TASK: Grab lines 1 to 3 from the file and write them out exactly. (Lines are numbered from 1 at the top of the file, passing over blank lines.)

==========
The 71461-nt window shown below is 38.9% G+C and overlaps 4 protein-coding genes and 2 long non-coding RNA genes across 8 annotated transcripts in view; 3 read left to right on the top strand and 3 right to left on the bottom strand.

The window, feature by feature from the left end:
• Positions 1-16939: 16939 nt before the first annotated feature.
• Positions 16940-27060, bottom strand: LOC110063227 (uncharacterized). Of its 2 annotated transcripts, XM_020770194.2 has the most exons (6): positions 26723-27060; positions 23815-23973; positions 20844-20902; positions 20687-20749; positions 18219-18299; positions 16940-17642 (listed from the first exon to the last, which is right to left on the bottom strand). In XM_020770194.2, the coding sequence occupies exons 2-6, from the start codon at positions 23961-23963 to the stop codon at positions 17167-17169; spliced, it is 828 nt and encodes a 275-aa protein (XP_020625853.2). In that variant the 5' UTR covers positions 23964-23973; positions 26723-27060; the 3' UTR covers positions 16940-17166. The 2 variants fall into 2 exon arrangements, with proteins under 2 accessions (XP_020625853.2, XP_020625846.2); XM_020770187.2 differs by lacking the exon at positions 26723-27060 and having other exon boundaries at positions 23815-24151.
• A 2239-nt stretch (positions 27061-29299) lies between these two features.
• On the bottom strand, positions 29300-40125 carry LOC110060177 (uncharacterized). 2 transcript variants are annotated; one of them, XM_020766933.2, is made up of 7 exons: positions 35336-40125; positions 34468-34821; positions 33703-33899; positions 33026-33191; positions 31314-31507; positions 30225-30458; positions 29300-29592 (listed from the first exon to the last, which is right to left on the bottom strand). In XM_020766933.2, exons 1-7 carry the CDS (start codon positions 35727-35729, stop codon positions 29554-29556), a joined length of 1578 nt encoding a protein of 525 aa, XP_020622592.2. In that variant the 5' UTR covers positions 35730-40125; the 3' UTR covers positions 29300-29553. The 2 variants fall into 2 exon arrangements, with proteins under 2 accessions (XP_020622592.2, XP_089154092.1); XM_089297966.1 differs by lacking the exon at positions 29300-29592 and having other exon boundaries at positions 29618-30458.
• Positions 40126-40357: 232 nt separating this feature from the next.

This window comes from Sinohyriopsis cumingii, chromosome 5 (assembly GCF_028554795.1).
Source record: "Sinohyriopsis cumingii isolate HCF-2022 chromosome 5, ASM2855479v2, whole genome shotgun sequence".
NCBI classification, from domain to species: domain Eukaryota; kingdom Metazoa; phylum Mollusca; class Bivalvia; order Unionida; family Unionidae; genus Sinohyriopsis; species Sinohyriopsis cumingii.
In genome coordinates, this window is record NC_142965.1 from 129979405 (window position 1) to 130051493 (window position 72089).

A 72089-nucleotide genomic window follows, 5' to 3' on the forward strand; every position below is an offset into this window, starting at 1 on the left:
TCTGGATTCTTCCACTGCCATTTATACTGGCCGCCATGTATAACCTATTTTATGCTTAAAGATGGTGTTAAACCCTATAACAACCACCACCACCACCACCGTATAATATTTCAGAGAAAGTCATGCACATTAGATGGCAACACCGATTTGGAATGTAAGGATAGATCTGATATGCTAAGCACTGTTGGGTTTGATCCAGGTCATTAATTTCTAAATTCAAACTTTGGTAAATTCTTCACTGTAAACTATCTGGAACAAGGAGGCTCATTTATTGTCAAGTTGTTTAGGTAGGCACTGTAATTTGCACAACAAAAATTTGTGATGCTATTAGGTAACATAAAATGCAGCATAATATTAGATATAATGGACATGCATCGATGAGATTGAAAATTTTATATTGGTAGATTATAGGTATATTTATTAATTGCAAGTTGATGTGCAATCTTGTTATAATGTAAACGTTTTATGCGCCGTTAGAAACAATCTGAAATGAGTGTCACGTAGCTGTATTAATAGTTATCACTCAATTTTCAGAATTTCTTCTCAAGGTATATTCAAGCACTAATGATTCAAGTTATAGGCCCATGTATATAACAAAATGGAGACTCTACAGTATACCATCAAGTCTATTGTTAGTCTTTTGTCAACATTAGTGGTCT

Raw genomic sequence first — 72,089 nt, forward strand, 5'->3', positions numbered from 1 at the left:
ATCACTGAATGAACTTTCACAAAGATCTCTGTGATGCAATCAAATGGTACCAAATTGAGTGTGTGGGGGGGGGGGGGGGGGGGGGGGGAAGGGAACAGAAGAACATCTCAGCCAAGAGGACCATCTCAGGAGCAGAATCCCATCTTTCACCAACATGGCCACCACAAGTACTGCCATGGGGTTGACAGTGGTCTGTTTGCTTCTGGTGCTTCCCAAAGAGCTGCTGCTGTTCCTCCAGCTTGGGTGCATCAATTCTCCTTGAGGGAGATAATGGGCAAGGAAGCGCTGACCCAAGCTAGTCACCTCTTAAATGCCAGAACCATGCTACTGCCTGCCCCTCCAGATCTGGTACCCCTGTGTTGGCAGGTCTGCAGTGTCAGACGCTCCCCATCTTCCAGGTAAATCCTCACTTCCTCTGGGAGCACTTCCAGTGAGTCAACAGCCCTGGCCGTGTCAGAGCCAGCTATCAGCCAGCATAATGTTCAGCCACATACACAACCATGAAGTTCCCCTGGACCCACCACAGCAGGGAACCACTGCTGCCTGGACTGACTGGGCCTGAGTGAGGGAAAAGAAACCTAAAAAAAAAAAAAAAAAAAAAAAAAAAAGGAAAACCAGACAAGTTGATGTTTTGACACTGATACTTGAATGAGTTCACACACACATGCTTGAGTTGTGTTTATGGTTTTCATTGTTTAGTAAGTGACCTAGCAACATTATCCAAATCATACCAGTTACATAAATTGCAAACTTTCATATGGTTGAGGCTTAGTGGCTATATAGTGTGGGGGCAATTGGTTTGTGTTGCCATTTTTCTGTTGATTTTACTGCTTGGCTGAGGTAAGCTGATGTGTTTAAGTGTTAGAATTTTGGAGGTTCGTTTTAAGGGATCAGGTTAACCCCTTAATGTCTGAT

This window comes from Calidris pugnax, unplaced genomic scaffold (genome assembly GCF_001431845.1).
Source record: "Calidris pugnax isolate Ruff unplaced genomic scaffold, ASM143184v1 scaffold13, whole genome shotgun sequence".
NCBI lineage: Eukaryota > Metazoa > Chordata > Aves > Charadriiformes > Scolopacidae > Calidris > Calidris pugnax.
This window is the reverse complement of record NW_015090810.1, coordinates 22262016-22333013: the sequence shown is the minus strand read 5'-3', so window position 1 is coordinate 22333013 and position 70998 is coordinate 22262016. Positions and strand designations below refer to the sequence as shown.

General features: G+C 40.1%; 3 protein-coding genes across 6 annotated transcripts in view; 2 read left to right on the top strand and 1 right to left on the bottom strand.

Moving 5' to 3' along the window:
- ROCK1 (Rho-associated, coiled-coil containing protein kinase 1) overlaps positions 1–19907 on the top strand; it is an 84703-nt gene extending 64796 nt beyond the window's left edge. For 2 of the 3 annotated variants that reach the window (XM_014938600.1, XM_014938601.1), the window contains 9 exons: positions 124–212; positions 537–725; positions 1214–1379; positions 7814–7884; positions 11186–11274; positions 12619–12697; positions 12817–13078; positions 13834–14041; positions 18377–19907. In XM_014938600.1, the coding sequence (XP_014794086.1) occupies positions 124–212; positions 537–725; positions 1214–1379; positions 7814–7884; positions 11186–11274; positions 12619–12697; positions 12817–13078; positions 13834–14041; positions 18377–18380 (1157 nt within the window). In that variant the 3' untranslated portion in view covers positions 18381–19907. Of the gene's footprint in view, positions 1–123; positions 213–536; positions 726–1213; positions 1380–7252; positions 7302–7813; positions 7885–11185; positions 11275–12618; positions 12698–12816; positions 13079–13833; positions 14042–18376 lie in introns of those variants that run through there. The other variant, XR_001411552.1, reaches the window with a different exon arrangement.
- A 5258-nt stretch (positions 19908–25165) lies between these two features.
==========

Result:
The 71461-nt window shown below is 38.9% G+C and overlaps 4 protein-coding genes and 2 long non-coding RNA genes across 8 annotated transcripts in view; 3 read left to right on the top strand and 3 right to left on the bottom strand.

The window, feature by feature from the left end:
• Positions 1-16939: 16939 nt before the first annotated feature.